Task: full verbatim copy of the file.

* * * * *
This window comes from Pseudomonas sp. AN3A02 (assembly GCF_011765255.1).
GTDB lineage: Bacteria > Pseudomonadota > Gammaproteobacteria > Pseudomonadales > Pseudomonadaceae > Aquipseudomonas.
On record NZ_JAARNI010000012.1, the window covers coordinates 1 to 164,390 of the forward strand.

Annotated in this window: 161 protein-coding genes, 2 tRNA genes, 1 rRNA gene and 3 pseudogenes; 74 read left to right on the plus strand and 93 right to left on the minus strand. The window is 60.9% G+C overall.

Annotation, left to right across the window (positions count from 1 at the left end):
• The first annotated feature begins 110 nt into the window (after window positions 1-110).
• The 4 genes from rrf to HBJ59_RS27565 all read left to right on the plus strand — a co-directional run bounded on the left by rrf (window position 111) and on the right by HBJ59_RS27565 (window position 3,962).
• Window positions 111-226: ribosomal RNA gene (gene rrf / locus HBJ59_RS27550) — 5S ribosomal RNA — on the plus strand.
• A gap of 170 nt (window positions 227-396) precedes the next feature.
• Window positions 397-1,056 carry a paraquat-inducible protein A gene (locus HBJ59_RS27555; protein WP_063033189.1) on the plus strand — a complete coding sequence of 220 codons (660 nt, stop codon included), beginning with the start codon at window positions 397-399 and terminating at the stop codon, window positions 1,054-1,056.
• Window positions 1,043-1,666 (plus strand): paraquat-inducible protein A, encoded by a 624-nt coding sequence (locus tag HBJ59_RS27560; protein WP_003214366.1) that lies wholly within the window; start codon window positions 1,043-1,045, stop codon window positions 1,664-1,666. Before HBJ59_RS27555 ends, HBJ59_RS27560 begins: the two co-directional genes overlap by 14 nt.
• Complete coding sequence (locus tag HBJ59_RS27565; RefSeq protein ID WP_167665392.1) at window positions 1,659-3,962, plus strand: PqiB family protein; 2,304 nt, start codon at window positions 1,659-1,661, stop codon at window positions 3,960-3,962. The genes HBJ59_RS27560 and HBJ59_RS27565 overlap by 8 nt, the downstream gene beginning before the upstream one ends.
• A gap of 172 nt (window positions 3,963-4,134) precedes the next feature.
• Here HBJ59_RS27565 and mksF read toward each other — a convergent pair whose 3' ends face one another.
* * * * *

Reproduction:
This window comes from Pseudomonas sp. AN3A02 (assembly GCF_011765255.1).
GTDB lineage: Bacteria > Pseudomonadota > Gammaproteobacteria > Pseudomonadales > Pseudomonadaceae > Aquipseudomonas.
On record NZ_JAARNI010000012.1, the window covers coordinates 1 to 164,390 of the forward strand.

Annotated in this window: 161 protein-coding genes, 2 tRNA genes, 1 rRNA gene and 3 pseudogenes; 74 read left to right on the plus strand and 93 right to left on the minus strand. The window is 60.9% G+C overall.

Annotation, left to right across the window (positions count from 1 at the left end):
• The first annotated feature begins 110 nt into the window (after window positions 1-110).
• The 4 genes from rrf to HBJ59_RS27565 all read left to right on the plus strand — a co-directional run bounded on the left by rrf (window position 111) and on the right by HBJ59_RS27565 (window position 3,962).
• Window positions 111-226: ribosomal RNA gene (gene rrf / locus HBJ59_RS27550) — 5S ribosomal RNA — on the plus strand.
• A gap of 170 nt (window positions 227-396) precedes the next feature.
• Window positions 397-1,056 carry a paraquat-inducible protein A gene (locus HBJ59_RS27555; protein WP_063033189.1) on the plus strand — a complete coding sequence of 220 codons (660 nt, stop codon included), beginning with the start codon at window positions 397-399 and terminating at the stop codon, window positions 1,054-1,056.
• Window positions 1,043-1,666 (plus strand): paraquat-inducible protein A, encoded by a 624-nt coding sequence (locus tag HBJ59_RS27560; protein WP_003214366.1) that lies wholly within the window; start codon window positions 1,043-1,045, stop codon window positions 1,664-1,666. Before HBJ59_RS27555 ends, HBJ59_RS27560 begins: the two co-directional genes overlap by 14 nt.
• Complete coding sequence (locus tag HBJ59_RS27565; RefSeq protein ID WP_167665392.1) at window positions 1,659-3,962, plus strand: PqiB family protein; 2,304 nt, start codon at window positions 1,659-1,661, stop codon at window positions 3,960-3,962. The genes HBJ59_RS27560 and HBJ59_RS27565 overlap by 8 nt, the downstream gene beginning before the upstream one ends.
• A gap of 172 nt (window positions 3,963-4,134) precedes the next feature.
• Here HBJ59_RS27565 and mksF read toward each other — a convergent pair whose 3' ends face one another.